The route climbed south straight to the col above base camp and then contoured parallel and above the glacier to Camp 1. It continued along the left flank and above the glacier until it met the high rock buttress of the south ridge. The fixed rope started here along the bergschrund for about four rope-lengths, crossed over to the ridge and combed up the bouldered face (coxcomb ridge) - to reach Camp 2 on the south ridge. This part of the route was prone to rock- fall and members moved helmeted.

Route to Camp 3 followed the crest of south ridge and was exposed to high winds. The route was under snow and we used a large number of snow stakes. On more than one occasion, ice-axes were used until snow stakes of earlier expeditions could be dug out.

Movement above Camp 3 was up the iced rock face where the south ridge espaliers against the west ridge and then along the west ridge. The iced rock combined with high winds offered the most difficult climbing: winds were usually above 60 km - they went up to 160 km - and movement on the mountain was interrupted. On two occasions persistent high winds forced us to evacuate the front camps.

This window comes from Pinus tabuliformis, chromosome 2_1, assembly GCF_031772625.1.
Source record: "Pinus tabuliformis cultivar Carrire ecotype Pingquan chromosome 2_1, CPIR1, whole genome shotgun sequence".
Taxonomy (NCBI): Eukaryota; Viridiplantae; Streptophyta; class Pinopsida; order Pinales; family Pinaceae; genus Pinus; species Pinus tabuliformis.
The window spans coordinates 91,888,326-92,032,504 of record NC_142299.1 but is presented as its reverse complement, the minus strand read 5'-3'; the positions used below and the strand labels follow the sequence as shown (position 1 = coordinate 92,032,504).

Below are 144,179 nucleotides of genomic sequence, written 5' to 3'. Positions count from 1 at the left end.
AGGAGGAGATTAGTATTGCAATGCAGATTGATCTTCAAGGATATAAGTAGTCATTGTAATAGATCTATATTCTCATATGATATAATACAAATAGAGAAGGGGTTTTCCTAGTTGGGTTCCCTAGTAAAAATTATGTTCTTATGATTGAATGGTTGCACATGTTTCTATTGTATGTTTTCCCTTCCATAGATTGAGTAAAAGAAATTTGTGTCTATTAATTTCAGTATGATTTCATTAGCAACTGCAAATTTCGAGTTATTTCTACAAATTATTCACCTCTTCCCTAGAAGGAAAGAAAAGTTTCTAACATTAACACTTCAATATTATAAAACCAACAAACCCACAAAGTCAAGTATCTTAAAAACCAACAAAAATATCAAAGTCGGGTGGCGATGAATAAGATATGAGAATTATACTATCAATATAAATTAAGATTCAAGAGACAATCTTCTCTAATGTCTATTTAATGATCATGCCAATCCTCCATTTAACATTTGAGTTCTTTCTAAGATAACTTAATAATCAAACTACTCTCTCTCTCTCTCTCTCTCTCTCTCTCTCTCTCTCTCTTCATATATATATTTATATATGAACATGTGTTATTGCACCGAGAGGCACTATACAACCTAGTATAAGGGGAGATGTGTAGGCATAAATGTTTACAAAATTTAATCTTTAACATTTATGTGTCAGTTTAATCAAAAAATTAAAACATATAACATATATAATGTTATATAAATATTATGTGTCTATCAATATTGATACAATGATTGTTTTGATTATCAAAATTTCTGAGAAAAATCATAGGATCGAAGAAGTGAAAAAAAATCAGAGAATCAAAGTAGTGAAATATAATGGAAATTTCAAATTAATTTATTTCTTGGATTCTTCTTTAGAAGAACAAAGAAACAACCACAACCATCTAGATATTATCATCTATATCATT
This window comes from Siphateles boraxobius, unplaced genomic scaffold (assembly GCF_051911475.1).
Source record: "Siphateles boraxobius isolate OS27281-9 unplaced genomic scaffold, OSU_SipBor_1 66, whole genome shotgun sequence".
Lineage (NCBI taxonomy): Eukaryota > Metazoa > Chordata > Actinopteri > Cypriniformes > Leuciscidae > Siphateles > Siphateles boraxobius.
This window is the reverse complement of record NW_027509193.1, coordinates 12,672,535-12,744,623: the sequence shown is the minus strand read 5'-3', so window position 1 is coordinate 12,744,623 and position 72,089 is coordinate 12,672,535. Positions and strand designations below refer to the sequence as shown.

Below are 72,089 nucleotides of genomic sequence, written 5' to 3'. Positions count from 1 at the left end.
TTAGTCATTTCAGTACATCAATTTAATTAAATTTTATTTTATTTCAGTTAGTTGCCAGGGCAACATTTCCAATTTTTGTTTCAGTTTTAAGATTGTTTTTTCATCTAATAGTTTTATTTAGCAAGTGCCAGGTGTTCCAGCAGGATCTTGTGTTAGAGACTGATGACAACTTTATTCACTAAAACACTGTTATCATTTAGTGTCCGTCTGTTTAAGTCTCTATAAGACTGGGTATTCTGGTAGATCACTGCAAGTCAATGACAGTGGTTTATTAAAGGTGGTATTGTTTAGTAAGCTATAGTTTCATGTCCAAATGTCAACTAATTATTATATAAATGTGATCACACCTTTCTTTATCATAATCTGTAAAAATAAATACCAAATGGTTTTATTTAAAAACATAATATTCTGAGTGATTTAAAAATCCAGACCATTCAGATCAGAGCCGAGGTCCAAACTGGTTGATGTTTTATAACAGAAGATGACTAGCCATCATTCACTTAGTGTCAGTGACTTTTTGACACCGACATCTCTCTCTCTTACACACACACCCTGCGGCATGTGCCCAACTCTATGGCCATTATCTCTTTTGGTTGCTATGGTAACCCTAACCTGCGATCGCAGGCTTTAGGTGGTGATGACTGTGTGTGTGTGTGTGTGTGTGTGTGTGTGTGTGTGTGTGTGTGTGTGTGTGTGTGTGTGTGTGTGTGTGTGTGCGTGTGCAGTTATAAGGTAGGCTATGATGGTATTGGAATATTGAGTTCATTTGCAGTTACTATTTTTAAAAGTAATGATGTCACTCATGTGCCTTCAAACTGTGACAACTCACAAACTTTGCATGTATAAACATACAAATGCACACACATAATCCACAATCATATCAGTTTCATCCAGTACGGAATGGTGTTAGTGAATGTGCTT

On 13 September Paljor and the leader ferried to the site of Camp 4. On 14 September Rattan Singh, Sonam, Kumkum, Bharati, Sushama, Harsha and Nandlal Purohit were at Camp 4 for a summit bid the next day. However, most of the woman climbers were under the weather the morning of 15 September and Rattan Singh descended to Camp 3 (to carry up food) where he met with Lhatoo and Rekha who had come up that morning after their rest. We went over the details of the climb again. From the summit camp the climbers had to climb about 400 m, descend the same and not lose their way. The climb had been done by Gombu and Sherpa Dawa Norbu in 16 hours in 1964; Premchand and I had done the same climb in 8 hours on 16 June 1975; therefore, the men and women climbers could take about 12-16 hours for the climbing. The summit plan, therefore, envisaged (a) the climbers leaving early so as to return in daylight, (b) to suitably mark the route on their way up so as not to lose their way during the return. In case the members would be late, they could take advantage of the full moon, and (c) the male members will carry bivouac gear should a pair be benighted and, lastly there should be one woman and one man on each rope for speed and safety